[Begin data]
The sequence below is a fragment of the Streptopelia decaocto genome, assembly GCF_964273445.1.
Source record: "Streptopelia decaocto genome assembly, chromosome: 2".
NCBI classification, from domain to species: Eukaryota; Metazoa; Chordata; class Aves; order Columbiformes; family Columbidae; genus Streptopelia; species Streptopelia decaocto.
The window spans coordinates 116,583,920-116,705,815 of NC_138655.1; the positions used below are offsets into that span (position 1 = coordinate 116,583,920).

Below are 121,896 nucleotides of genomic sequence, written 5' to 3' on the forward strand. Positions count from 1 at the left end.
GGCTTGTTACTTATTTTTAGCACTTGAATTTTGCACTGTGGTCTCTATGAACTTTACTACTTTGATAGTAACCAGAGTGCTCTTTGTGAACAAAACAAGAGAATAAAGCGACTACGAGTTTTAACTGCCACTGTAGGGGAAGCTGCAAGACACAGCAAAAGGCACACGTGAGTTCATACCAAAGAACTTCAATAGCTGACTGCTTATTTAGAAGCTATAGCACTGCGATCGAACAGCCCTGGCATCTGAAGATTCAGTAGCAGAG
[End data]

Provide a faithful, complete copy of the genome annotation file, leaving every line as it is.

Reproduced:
The sequence below is a fragment of the Streptopelia decaocto genome, assembly GCF_964273445.1.
Source record: "Streptopelia decaocto genome assembly, chromosome: 2".
NCBI classification, from domain to species: Eukaryota; Metazoa; Chordata; class Aves; order Columbiformes; family Columbidae; genus Streptopelia; species Streptopelia decaocto.
The window spans coordinates 116,583,920-116,705,815 of NC_138655.1; the positions used below are offsets into that span (position 1 = coordinate 116,583,920).

Below are 121,896 nucleotides of genomic sequence, written 5' to 3' on the forward strand. Positions count from 1 at the left end.
GGCTTGTTACTTATTTTTAGCACTTGAATTTTGCACTGTGGTCTCTATGAACTTTACTACTTTGATAGTAACCAGAGTGCTCTTTGTGAACAAAACAAGAGAATAAAGCGACTACGAGTTTTAACTGCCACTGTAGGGGAAGCTGCAAGACACAGCAAAAGGCACACGTGAGTTCATACCAAAGAACTTCAATAGCTGACTGCTTATTTAGAAGCTATAGCACTGCGATCGAACAGCCCTGGCATCTGAAGATTCAGTAGCAGAG